I didn’t know husband was importing cocaine says Guiseley grandmother who ‘paid for yacht from poker winnings’

Drugs haul
Drugs haul
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A 56-year-old West Yorkshire grandmother accused of paying for a yacht used in an international drug smuggling plot has said she did not know her husband wanted the boat to import cocaine.

Dawne Powell, from Guiseley, near Leeds, told Leeds Crown Court she was not involved in the operation to smuggle cocaine worth nearly £200 million into the UK.

Customs officials aboard the yacht Makayabella in Haulbowline naval base, Cobh, Co Cork.

Customs officials aboard the yacht Makayabella in Haulbowline naval base, Cobh, Co Cork.

She said she believed money used to buy two boats involved in the plot came from her husband Stephen Powell’s poker winnings.

The court heard two boats were used in the scheme: the Makayabella, which was bought in the Caribbean and used to bring the drugs across the Atlantic from Venezuela; and a boat called the Sea Breeze, which was harboured in Wales with the intention of meeting the Makayabella out at sea and transferring the drugs.

The jury has been told that the Makayabella was seized by the Irish Navy on September 23 last year. It had 1,025 2.2lb (1kg) blocks of high-purity cocaine contained in 41 packages, with a street value of around £164 million.

Stephen Powell bought the £100,000 Makayabella in his name but it was paid for in four instalments from a bank account in the sole name of his wife, the court heard.

Dawne Powell also paid for flights to St Lucia for her husband and his father, John Powell, insurance for the Makayabella and a satellite phone for the yacht, the jury was told.

The court heard that the Sea Breeze was bought by Stephen Powell but the cash payment of £18,350 was made by his wife.

Prosecutor Mark McKone said she was “in it together” with her husband.

Giving evidence today, Powell said she did not take part in the conspiracy to import cocaine and was “absolutely not” knowingly involved in paying for the items to be used in the plot.

The defendant, who said she had not worked for around 10 years, told the jury she believed their income came from selling cars and from poker, which her husband played five nights a week.

She said he gave her money in a carrier bag to pay for the Sea Breeze, which she believed he wanted to use for fishing trips.

She told the court: “He said it was poker money. I had no reason to doubt him.”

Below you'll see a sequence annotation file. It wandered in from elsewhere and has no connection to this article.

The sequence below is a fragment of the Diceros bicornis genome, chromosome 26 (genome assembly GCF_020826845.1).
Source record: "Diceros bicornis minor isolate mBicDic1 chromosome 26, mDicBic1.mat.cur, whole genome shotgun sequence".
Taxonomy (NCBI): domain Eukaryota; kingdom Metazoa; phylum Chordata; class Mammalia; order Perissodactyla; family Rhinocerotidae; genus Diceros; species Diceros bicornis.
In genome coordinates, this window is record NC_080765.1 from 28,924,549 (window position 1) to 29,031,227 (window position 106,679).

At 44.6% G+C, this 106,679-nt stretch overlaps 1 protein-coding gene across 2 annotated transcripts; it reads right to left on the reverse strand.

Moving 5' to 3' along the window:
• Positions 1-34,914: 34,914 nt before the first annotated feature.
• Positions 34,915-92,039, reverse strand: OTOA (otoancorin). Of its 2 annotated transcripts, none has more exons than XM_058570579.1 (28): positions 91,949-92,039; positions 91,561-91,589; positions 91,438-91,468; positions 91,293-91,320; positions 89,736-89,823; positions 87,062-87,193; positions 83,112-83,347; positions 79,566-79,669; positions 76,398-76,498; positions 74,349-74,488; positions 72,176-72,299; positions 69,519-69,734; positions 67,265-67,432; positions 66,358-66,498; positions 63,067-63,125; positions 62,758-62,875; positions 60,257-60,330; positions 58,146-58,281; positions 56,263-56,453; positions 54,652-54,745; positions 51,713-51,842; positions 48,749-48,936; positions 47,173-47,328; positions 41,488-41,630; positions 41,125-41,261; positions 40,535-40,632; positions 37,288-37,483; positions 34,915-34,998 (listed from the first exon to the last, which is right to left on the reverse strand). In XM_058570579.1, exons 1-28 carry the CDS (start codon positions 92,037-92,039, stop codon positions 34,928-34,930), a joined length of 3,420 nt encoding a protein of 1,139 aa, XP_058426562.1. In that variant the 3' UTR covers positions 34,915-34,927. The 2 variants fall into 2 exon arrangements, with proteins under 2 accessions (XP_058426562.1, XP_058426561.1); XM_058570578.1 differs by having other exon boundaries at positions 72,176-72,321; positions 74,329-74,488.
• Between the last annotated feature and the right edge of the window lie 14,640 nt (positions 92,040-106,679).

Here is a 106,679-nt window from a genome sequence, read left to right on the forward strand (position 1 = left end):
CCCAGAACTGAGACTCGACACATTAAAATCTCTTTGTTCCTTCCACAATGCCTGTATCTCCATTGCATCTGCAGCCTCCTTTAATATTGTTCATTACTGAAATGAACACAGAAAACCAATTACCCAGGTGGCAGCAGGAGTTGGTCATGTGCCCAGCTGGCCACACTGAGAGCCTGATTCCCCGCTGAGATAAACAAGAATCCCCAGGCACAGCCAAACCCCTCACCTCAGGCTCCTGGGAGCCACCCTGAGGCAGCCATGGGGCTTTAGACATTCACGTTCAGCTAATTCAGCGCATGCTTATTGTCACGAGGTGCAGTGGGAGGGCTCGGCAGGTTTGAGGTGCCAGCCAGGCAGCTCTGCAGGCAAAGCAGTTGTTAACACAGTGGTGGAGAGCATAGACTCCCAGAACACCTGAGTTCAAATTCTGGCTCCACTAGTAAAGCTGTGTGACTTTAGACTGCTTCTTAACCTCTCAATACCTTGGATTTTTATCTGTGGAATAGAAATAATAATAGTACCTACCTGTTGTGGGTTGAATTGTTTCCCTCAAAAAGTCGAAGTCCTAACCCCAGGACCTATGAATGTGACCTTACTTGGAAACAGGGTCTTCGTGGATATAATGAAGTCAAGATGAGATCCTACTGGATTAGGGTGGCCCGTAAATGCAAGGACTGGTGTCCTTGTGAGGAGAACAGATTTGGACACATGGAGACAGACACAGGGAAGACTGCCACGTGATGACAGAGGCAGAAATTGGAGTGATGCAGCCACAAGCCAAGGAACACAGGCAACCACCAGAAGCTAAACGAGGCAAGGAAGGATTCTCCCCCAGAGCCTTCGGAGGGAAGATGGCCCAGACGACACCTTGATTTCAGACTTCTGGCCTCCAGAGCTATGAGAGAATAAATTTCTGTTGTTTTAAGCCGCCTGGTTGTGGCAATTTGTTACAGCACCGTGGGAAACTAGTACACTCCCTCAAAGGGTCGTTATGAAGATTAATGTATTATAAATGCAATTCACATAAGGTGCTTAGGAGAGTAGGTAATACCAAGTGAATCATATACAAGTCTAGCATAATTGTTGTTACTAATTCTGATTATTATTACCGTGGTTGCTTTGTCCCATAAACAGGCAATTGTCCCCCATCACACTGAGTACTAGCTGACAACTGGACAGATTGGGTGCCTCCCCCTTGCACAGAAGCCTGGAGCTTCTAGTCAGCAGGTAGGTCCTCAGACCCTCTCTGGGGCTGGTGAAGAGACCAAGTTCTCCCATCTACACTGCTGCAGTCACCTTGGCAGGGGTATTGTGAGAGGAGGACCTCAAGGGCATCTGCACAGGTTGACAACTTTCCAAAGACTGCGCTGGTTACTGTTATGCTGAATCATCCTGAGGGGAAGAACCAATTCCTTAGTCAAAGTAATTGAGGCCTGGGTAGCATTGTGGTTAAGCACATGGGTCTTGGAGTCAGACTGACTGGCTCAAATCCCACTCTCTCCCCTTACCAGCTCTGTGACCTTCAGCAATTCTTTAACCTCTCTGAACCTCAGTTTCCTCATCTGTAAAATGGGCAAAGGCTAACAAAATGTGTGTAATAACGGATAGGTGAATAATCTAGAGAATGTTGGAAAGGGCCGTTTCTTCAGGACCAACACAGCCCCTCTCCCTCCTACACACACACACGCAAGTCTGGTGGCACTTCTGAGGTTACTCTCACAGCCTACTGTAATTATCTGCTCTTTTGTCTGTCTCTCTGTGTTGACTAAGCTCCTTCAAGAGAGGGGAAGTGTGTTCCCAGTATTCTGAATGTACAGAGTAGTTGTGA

When asked about payments totalling £100,000 that were made into her bank account, Powell said: “He told me he’d sold a boat.”

Powell said her husband wanted to buy the Makayabella to sell for profit in the UK and he often asked her to make payments using her cards because he was always losing his own.

She said: “There were no alarm bells ringing. I wasn’t told very much and I wasn’t interested, to be honest.”

Powell is on trial with James Hill, 30, from Ilkley. Both deny a charge of conspiracy to import cocaine. Powell also denies a charge of money laundering.

Stephen Powell, John Powell, Benjamin Mellor, Thomas Britteon, David Webster and Philip McElhone have all pleaded guilty to conspiracy to import cocaine, the court has heard.

Earlier, the court heard Hill, 30, travelled from Otley to South Wales with Stephen Powell on the day the drugs were seized from the Makayabella. The pair later travelled from Cardiff to Nottingham together and then from Nottingham to Malton, North Yorkshire.

Mr McKone said Hill’s telephone, which he abandoned on September 25, made a call to the satellite phone on board the Makayabella on September 23.

The prosecutor said: “While neither of these defendants were actually out at sea, both played their own parts in this scheme to import drugs.”

Both deny a charge of conspiracy to import cocaine. Powell also denies a charge of money laundering.

John Powell, Benjamin Mellor, Thomas Britteon, David Webster and Philip McElhone have all also pleaded guilty to conspiracy to import cocaine, the court heard.

The trial continues

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